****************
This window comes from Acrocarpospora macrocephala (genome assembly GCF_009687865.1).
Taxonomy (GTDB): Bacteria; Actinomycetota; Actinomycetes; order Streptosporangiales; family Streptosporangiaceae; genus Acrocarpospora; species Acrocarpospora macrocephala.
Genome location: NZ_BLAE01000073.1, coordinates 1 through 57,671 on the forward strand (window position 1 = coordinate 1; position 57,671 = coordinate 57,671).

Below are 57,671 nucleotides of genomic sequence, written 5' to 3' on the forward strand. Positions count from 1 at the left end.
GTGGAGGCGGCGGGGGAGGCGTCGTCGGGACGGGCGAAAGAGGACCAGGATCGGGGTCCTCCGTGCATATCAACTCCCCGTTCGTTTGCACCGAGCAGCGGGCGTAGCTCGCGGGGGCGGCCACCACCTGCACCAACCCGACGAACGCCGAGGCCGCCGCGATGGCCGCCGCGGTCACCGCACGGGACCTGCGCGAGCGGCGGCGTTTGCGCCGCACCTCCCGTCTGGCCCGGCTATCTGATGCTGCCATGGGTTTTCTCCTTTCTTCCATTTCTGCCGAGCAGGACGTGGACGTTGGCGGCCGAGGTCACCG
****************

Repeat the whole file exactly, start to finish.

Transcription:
This window comes from Acrocarpospora macrocephala (genome assembly GCF_009687865.1).
Taxonomy (GTDB): Bacteria; Actinomycetota; Actinomycetes; order Streptosporangiales; family Streptosporangiaceae; genus Acrocarpospora; species Acrocarpospora macrocephala.
Genome location: NZ_BLAE01000073.1, coordinates 1 through 57,671 on the forward strand (window position 1 = coordinate 1; position 57,671 = coordinate 57,671).

Below are 57,671 nucleotides of genomic sequence, written 5' to 3' on the forward strand. Positions count from 1 at the left end.
GTGGAGGCGGCGGGGGAGGCGTCGTCGGGACGGGCGAAAGAGGACCAGGATCGGGGTCCTCCGTGCATATCAACTCCCCGTTCGTTTGCACCGAGCAGCGGGCGTAGCTCGCGGGGGCGGCCACCACCTGCACCAACCCGACGAACGCCGAGGCCGCCGCGATGGCCGCCGCGGTCACCGCACGGGACCTGCGCGAGCGGCGGCGTTTGCGCCGCACCTCCCGTCTGGCCCGGCTATCTGATGCTGCCATGGGTTTTCTCCTTTCTTCCATTTCTGCCGAGCAGGACGTGGACGTTGGCGGCCGAGGTCACCG